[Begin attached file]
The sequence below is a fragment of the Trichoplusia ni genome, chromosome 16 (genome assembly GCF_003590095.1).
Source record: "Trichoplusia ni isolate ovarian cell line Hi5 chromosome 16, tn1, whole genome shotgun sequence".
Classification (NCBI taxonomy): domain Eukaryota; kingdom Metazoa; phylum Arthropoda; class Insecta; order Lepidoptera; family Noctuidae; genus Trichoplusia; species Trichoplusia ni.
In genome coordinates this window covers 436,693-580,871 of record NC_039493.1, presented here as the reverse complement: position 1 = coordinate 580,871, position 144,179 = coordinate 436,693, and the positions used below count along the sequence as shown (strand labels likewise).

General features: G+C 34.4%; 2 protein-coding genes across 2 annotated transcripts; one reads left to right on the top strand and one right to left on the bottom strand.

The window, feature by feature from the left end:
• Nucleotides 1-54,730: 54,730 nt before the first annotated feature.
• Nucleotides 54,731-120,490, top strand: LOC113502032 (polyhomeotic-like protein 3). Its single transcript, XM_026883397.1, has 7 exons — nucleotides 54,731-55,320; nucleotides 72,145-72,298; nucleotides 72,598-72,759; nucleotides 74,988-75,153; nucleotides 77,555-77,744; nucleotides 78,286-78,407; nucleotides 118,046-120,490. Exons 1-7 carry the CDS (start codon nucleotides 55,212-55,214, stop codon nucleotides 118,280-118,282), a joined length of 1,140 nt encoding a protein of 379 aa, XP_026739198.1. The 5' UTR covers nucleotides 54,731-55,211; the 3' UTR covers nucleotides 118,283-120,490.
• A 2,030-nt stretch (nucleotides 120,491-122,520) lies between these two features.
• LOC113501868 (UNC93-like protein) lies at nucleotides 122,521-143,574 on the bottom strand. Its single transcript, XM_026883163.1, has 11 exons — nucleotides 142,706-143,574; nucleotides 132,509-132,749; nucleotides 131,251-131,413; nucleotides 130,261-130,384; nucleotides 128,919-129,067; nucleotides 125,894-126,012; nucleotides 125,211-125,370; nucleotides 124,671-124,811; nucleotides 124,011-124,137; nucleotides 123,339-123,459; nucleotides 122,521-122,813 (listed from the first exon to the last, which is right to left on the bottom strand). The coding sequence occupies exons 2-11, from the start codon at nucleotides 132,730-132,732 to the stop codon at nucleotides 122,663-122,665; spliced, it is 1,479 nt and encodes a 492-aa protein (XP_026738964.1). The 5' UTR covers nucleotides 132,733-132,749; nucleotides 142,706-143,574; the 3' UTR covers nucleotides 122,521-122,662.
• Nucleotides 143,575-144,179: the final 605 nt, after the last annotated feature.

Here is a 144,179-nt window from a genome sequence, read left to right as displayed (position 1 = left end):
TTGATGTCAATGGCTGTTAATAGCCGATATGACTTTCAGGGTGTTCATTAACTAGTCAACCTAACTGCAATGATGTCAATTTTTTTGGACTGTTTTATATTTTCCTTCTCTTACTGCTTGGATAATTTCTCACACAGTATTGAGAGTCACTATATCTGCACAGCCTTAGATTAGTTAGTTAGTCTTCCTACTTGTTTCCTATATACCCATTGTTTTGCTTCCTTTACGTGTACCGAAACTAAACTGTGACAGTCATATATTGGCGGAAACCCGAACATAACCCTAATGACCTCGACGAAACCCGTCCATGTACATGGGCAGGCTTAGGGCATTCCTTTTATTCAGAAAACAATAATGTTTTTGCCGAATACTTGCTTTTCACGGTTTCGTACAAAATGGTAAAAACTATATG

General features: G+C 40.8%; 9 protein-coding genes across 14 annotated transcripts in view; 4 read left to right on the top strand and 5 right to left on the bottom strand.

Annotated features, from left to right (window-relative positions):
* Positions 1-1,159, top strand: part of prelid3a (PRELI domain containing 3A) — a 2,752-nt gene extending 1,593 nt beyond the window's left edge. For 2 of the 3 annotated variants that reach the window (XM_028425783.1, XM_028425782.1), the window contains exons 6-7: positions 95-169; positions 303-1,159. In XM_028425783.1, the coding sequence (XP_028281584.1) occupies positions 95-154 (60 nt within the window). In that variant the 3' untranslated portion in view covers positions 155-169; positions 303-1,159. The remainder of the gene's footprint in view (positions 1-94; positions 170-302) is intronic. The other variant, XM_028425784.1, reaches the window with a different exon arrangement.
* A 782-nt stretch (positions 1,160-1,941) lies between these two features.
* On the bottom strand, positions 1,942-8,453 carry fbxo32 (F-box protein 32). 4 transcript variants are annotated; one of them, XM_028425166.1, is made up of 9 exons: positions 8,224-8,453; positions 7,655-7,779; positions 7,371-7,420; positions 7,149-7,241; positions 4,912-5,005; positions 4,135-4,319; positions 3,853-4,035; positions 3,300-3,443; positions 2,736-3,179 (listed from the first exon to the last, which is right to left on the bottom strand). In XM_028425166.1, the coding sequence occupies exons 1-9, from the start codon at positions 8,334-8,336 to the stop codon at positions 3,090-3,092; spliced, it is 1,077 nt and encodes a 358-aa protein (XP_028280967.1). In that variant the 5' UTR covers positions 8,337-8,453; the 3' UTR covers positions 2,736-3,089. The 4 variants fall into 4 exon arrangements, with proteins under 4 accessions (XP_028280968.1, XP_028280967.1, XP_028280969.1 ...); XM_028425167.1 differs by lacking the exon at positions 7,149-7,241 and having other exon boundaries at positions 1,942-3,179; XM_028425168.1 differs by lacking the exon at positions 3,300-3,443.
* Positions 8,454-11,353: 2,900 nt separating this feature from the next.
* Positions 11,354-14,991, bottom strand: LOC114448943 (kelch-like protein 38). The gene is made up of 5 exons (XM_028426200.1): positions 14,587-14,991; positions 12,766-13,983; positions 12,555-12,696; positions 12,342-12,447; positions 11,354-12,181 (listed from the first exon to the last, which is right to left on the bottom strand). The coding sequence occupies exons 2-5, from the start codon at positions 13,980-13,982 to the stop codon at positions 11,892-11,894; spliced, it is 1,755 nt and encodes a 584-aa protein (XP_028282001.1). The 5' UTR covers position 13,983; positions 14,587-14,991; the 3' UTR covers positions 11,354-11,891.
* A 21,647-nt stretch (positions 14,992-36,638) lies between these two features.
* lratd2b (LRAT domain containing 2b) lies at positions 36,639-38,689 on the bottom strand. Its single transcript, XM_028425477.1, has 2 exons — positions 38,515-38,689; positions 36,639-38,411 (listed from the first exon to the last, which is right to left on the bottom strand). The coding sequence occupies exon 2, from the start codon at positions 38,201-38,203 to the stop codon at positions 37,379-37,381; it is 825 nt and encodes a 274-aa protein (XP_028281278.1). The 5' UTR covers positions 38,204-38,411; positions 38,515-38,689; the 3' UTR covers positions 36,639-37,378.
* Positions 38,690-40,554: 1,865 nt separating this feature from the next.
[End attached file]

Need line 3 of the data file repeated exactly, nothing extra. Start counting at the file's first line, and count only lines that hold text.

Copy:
Classification (NCBI taxonomy): domain Eukaryota; kingdom Metazoa; phylum Arthropoda; class Insecta; order Lepidoptera; family Noctuidae; genus Trichoplusia; species Trichoplusia ni.